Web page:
From the ideological point of view it was marked by the struggle against “Trotskyism.” With this name the official press designates heterogeneous and often absolutely incompatible ideas, debris from the past, Bolshevik tasks of the present, counterfeit quotations, and so forth. But in general this name was given to everything which the backsliding official leadership was forced to repulse at every step. Social and political reaction, despite the complete empiricism of its leadership, is unthinkable without revising and refuting the clearest and most intransigent ideas and slogans of Marxism. The international character of the socialist revolution and the class character of the party: there are the two ideas whose pure bloom is insupportable to the politicians of the reactionary period who swim with the stream. The struggle against these two fundamental ideas was conducted, at first apprehensively and in a roundabout manner and then more and more arrogantly, under the pretext of a struggle against “Trotskyism.” The results of this struggle were two miserable and contemptible ideas of the leadership which will remain forever the disgrace of the reaction against the October Revolution: the idea of socialism in one country, or national socialism, and the idea of dual composition workers’ and peasants’ parties, that is, a Chernoviad. The first of these ideas, which serve especially to conceal a policy of following at the tail of economic events, brought great dangers to the October Revolution. The second of these ideas inspired the theory and practice of the Kuomintang and strangled the Chinese revolution. Stalin is the author of both these “ideas.” They are his sole theoretical assets.
As already stated herein, the difference between the period of reaction and that of counter-revolution is that the first develops under the rule of the class in power while counter-revolution means the change of class rule. But it is quite dear that while reaction is not the same thing as counter-revolution, it can prepare the necessary political conditions for the latter and can appear as an introduction to it. If we keep to this broad historical scale, that is, leave aside all secondary considerations, it can be said that the exhaustion of the ruling bloc, splitting into Centrists and Right Wingers, becomes openly manifest at a time when the methods of social and political reaction border directly upon the Thermidorian methods.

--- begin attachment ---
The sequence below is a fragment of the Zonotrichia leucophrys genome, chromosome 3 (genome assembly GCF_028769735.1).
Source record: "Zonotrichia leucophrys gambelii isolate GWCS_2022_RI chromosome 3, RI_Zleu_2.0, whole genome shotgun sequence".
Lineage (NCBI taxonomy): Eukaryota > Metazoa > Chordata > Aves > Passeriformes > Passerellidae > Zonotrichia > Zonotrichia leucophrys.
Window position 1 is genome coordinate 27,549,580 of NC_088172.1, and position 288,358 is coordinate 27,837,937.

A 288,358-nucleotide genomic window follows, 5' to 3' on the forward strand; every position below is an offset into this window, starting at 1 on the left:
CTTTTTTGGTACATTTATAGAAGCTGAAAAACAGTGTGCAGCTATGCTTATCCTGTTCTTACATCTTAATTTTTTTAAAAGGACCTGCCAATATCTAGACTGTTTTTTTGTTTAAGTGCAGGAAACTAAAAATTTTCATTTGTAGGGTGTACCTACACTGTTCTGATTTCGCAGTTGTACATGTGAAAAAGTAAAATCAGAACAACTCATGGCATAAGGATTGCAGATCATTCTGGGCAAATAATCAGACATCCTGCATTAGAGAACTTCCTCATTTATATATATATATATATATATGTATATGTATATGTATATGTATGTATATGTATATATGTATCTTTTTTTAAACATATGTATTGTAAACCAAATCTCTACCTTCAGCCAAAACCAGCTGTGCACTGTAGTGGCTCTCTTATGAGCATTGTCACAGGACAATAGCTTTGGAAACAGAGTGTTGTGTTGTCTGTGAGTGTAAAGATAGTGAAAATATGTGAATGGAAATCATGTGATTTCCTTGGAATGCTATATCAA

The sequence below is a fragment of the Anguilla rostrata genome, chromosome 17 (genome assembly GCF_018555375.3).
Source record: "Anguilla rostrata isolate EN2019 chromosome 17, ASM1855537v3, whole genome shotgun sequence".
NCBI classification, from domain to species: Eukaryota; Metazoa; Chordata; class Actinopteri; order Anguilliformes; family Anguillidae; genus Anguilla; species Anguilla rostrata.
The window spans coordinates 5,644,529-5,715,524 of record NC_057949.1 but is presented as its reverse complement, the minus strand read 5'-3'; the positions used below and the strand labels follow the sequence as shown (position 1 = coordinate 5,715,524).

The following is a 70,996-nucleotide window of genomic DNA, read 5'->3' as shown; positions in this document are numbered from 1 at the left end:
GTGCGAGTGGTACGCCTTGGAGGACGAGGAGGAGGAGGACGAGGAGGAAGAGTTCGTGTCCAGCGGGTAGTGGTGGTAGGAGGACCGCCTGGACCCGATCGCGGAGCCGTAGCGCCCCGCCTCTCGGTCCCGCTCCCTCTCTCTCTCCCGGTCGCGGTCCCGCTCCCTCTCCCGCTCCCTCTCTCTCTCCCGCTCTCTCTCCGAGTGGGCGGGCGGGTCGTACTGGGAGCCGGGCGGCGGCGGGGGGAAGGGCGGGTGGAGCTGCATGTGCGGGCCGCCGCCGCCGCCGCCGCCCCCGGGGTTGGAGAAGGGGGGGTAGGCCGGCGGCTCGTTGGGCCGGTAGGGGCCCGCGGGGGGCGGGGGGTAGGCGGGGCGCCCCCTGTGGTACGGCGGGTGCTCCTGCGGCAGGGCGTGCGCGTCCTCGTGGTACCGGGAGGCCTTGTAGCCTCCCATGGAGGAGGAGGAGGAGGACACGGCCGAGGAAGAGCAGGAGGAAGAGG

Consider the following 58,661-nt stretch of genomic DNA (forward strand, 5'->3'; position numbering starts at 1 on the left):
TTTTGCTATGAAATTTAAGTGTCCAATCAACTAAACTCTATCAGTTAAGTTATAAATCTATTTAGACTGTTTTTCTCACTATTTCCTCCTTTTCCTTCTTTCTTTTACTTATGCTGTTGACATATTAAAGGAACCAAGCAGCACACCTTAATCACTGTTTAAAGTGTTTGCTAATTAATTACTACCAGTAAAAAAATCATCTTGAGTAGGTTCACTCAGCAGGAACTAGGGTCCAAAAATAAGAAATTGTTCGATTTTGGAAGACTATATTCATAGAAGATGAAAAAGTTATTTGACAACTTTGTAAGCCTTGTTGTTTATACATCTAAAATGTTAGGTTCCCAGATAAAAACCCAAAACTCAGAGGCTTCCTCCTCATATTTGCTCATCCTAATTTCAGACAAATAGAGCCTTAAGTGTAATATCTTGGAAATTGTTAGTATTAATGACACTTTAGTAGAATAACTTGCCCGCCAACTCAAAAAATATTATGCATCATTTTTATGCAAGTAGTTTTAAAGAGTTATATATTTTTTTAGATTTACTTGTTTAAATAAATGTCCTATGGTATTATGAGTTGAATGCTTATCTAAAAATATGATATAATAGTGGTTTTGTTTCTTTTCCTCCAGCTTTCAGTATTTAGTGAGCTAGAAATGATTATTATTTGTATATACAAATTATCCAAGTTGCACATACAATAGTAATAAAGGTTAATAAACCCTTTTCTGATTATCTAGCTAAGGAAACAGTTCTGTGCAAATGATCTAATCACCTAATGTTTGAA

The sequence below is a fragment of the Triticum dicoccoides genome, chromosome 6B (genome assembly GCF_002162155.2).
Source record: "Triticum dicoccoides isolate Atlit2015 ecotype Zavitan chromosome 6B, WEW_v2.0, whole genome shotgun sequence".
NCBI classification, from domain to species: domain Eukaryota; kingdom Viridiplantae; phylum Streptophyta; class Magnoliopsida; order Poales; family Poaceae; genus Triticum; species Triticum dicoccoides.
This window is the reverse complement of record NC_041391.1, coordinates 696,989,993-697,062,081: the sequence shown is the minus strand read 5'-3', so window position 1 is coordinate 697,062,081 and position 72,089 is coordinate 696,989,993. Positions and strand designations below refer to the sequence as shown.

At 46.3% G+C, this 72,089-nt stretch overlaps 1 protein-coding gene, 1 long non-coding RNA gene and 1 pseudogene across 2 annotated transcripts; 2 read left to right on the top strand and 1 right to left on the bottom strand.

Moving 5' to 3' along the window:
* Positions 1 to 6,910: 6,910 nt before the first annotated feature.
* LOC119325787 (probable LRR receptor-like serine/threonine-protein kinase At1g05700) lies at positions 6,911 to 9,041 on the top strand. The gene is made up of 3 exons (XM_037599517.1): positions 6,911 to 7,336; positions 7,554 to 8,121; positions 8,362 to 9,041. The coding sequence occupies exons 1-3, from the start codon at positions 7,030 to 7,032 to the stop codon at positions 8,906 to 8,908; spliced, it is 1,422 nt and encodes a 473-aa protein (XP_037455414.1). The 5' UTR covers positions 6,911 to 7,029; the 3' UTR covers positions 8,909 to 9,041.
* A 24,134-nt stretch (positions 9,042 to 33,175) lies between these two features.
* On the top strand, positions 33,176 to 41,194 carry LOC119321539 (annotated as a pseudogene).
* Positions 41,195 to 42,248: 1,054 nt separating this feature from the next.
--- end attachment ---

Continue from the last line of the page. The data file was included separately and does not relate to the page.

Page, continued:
It is superfluous to explain that the present struggle of the Centrists against the Right not only does not contradict our analysis on the Thermidorian danger but, on the contrary, confirms it completely, in the most official manner, so to speak. The Opposition never thought that the gliding toward Thermidor would be uninterrupted, uniform and equal for the whole party. We predicted dozens and hundreds of time that this backsliding would mobilize the enemy classes, that the heavy social tail would hit the apparatus over the head; that this would provoke a division not only in the broad party ranks but also in the apparatus; and finally, that this division would create new and more favorable conditions for the work of the Bolshevik Leninists, an activity directed not only against the open conciliators but also against Centrism.
Thus the present campaign is a confirmation of the analysis of the Opposition in a particular case and is closely bound up with its general analysis of the Thermidorian danger.
III. The Bureaucratic Regime as an Instrument of Reactionary Tendencies and Forces[edit source]
Like all other events in the party, the struggle of the Centrists and the Right must be considered not only from the broad angle of class tendencies and ideas but also from the narrow angle of the bureaucratic regime. It is no secret that the noisy and hollow struggle of “ideas” against the Right is only the accompaniment to the machinations being prepared by the apparatus against Bukharin, Rykov and Tomsky. This question is not without importance if one considers the positions that this trio occupy in the present system of the party and the Soviets. Rykov and Tomsky have always felt a “sympathy” for opportunism, “an almost unwholesome attraction.” In the October days this was shown openly and clearly. But had the life of the party been healthy and its leadership correct, their opportunist penchant would be limited to themselves. The same must be said of Bukharin too, with his passing from ultra-Left to ultra-Right capers. If we consider this question from the personal standpoint (as Lenin did, for example, in his Testament) it must be said that Stalin’s falling out with this trio was predetermined before even this trinity found themselves on a Right platform. This rupture, resulting from the tendency of the bureaucratic regime toward personal power, was predicted with perfect precision by the Opposition more than two years ago, in September 1926, when there was no talk at all about any struggle against the Right. The document of the Opposition On the Unity of the Party said: